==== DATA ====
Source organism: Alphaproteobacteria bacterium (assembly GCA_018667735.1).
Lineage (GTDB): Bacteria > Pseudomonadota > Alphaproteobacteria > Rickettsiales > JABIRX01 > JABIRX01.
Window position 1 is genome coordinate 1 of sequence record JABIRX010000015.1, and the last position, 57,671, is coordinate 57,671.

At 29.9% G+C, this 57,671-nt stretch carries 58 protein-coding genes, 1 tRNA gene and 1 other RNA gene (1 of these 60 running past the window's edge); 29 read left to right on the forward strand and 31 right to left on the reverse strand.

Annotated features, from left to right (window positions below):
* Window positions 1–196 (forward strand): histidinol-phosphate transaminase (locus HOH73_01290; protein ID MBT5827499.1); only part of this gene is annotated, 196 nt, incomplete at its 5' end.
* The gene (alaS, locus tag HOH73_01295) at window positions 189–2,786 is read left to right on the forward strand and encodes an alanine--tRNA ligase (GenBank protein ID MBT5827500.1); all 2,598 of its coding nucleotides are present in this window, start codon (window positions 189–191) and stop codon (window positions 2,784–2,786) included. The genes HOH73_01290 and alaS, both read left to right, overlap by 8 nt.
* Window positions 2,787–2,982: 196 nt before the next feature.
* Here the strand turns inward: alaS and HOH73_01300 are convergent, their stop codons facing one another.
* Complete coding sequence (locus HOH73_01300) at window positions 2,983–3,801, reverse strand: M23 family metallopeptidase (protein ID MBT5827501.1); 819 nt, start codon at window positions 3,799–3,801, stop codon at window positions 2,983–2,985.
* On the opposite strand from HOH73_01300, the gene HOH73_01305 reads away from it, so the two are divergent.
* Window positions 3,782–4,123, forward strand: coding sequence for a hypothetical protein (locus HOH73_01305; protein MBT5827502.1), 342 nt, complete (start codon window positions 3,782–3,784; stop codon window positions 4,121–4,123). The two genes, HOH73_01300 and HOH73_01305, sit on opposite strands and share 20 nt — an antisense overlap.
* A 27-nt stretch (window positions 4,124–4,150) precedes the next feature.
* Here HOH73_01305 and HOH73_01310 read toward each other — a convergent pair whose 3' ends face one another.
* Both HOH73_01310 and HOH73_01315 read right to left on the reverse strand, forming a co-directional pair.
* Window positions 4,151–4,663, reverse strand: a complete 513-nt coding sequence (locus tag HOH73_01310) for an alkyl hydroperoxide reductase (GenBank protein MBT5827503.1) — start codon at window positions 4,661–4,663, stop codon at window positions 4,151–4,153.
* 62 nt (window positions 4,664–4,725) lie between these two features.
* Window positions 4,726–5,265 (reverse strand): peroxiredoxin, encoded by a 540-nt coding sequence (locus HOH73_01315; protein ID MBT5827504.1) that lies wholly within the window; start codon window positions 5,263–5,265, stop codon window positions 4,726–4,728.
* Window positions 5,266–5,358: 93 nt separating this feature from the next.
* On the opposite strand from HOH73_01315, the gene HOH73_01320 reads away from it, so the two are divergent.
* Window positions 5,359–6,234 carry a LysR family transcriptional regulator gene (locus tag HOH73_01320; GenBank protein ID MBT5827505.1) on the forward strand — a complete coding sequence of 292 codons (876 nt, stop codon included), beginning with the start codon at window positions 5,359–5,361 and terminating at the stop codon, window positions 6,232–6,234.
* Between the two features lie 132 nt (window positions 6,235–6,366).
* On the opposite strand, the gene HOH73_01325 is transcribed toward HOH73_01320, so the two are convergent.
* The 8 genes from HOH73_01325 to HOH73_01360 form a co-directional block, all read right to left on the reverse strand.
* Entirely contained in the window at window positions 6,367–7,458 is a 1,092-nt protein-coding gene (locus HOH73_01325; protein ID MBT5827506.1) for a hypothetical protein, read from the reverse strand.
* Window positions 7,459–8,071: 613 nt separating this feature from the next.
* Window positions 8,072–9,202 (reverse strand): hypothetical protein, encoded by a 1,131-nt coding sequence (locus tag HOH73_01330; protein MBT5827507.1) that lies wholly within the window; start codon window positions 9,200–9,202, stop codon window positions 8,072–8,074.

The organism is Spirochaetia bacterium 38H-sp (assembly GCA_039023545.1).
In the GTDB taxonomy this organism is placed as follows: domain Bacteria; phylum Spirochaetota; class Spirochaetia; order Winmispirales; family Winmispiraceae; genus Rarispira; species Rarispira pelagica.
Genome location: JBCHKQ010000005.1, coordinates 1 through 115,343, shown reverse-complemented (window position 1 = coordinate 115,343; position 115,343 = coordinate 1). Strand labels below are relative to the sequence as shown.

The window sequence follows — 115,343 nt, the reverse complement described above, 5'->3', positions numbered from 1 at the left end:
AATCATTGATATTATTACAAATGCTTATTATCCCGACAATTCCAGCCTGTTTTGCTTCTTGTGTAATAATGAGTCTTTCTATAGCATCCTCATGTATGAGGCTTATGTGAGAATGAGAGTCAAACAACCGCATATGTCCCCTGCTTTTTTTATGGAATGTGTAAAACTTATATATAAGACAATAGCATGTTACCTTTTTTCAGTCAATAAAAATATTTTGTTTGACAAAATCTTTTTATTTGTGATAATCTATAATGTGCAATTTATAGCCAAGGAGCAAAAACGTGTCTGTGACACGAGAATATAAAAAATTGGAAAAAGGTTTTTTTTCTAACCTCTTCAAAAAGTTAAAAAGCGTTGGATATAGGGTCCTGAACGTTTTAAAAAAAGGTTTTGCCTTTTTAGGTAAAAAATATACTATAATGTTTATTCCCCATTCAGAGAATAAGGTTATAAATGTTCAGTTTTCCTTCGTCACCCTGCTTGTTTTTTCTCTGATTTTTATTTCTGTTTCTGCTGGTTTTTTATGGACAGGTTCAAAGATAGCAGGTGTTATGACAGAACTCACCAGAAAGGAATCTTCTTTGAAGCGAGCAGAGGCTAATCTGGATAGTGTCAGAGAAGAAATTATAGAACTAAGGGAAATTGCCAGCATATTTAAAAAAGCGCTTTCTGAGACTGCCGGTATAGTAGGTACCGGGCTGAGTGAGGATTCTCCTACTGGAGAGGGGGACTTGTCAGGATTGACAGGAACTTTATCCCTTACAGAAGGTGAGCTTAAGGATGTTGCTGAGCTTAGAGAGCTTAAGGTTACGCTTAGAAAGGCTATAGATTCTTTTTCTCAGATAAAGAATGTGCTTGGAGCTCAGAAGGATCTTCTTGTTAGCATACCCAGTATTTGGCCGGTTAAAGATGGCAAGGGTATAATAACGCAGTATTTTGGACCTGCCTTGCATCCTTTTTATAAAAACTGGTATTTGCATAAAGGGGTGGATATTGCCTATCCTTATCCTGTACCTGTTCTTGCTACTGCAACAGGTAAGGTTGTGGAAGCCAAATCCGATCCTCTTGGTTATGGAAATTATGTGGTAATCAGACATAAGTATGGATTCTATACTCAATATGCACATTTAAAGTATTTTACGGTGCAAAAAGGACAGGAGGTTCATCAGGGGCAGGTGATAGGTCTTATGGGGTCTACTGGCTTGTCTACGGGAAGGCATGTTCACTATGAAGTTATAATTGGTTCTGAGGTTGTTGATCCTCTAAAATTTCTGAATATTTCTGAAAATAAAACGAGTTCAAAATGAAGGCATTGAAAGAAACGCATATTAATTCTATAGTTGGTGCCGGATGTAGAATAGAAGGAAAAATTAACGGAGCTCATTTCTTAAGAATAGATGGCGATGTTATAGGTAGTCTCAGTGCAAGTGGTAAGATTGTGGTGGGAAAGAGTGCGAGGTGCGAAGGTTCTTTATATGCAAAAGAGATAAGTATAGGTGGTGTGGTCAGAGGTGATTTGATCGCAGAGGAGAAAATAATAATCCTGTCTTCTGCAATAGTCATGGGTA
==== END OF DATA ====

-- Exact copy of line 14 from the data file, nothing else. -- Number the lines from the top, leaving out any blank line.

* Here HOH73_01305 and HOH73_01310 read toward each other — a convergent pair whose 3' ends face one another.